Call to Action in Education

In January 2004, the Treasure Valley Branch officially announced the National NAACP Call for Action in Education Five-Year Strategic Plan.

The main goal of the NAACP Call for Action Education Plan is to ensure resource equity in education for minority students. Some of the identified areas of focus for the Call for Action Education Plan include:

  • INCREASING RESOURCE EQUITY
  • IMPROVING TEACHER QUALITY
  • INCREASING ACCESS TO EARLY CHILDHOOD PROGRAMS
  • INCREASING ACCESS TO A COLLEGE-BOUND CURRICULUM
  • CREATING SMALLER CLASS SIZES
  • CLOSING THE DIGITAL DIVIDE
  • HIGH-STAKES TESTING
  • REDUCING THE DROPOUT RATE
  • INCREASING PARENTAL INVOLVEMENT
  • ADDRESSING SPECIAL EDUCATION AND THE OVERREPRESENTATION AND UNDERSERVICING OF MINORITY CHILDREN
  • ELIMINATING RACIAL DISPARITIES IN THE SUSPENSION AND EXPULSION OF STUDENTS
  • ADDRESSING RESEGREGATION TRENDS

To achieve this goal, the Plan calls for State, Federal and local educational communities to develop and submit a Five-Year Educational Equity Partnership Plan for closing the racial disparities in education.

• The Five-Year Plan includes an agreed upon method for measuring achievement. This method builds on the state’s assessment system required under federal law, and includes additional measures along dimensions reflected in this Call for Action. For example, the plan includes measures related to graduation rates, retention rates, etc. Source: OCR 1997 Elementary and Secondary School Compliance Report: Projected Values for the Nation (1999).

• The Five-Year Plan includes both a comprehensive system for measuring progress in closing the gap, and specific forms of corrective action that the State Board of Education will undertake in a timely way to achieve the plan’s goals.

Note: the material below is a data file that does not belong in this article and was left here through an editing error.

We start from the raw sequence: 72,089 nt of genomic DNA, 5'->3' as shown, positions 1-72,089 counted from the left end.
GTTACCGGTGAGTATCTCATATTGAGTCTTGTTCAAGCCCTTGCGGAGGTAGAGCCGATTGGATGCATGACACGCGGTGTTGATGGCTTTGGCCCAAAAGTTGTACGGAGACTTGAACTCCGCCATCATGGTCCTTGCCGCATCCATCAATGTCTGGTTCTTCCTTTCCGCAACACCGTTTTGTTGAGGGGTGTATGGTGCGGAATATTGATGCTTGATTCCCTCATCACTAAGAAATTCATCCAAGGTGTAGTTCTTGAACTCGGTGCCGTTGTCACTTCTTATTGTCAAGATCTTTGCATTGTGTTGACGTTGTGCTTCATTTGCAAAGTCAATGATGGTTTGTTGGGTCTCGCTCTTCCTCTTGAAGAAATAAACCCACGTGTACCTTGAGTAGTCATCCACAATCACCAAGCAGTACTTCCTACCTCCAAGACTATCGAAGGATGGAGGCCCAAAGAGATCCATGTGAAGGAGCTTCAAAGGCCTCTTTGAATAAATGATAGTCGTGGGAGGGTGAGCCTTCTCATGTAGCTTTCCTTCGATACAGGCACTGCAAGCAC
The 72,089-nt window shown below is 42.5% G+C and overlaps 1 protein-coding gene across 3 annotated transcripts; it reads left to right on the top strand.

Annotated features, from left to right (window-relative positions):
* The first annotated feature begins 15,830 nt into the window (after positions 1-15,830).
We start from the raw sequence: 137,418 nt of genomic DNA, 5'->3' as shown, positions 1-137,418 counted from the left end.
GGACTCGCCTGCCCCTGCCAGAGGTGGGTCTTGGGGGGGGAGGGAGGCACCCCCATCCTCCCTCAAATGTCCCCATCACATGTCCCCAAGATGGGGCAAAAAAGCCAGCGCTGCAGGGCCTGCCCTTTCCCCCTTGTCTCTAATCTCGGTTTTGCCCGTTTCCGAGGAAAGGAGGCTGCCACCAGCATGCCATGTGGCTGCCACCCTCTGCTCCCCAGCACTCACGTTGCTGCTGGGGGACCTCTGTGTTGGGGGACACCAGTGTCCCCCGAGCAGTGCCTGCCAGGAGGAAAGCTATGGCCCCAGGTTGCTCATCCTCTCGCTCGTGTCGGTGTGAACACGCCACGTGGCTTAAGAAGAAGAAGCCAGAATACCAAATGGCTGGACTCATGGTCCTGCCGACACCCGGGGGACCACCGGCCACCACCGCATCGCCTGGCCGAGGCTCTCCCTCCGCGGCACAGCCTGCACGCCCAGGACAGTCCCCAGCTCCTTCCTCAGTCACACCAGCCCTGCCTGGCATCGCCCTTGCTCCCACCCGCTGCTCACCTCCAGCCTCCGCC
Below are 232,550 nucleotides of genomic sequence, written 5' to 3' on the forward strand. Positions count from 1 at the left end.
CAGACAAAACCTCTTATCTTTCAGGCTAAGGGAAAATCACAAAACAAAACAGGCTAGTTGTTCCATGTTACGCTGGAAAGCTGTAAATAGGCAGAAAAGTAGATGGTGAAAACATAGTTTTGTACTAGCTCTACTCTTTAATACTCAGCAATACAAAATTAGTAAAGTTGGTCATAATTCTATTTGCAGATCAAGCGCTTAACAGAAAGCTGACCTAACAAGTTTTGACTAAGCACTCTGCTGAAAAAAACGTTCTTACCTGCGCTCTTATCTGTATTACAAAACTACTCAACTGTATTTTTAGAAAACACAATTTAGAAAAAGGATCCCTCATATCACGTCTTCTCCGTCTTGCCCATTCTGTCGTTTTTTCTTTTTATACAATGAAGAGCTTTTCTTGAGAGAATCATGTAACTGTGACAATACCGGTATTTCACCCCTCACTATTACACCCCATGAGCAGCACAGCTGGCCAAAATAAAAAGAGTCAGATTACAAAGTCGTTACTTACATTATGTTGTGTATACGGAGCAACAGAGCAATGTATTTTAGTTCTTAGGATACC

• The requested Five-Year Plan should identifies the resources that our State Board of Educational plans to dedicate to this initiative and outlines the support needed to fully implement the plan.

The facts are clear: the persistent failure of schools to provide equality of opportunity for all students is having a devastating impact on communities of color and the future of our nation. The adverse impact of these inequities is long-term and is reflected in racial disparities not only in education but in future employment, poverty, and incarceration rates. These gross disparities in educational quality and achievement demonstrate the need for federal, state, and local educational agencies to partner with community agents. Together, these partners must develop and implement strategies to remove racial disparities and improve the quality of education in the district, state, and country.

Conclusion
This Call for Action seeks to guarantee that all students are provided an equal opportunity for a world-class education. Ultimately, however, we must measure success not by the inputs and efforts, but by the achievement of our students. Parents, taxpayers, educators, and elected officials must judge all of the efforts described in this document—and in the many policy pronouncements of legislatures and regulation writers, by whether we succeed in closing the gaps in achievement, which separate the races and, inevitably, our society. The NAACP recognizes that there are easy explanations for the circumstances of minority children, some say, found in their poverty, their families, their community, their culture or even their genes. These accounts stretch from mere intuitions, to rigorous social science, to rank racism. To confront this crisis successfully, we must insist on actions that lead towards progress and equity.

In several areas, we have called upon education agencies to formulate detailed Five-Year Plans that will include a strategy for accomplishing a set of goals and measurable benchmarks so that they and the community will know whether the plan is being implemented. All of this is a means to an end. These various plans and strategies must be integrated into an ambitious vision. That vision goes beyond ensuring the formal equality of opportunity that demands, for example, textbooks, able teachers and early childhood enrichment. Our vision is for excellence in education, so all children will in fact develop their God-given potential.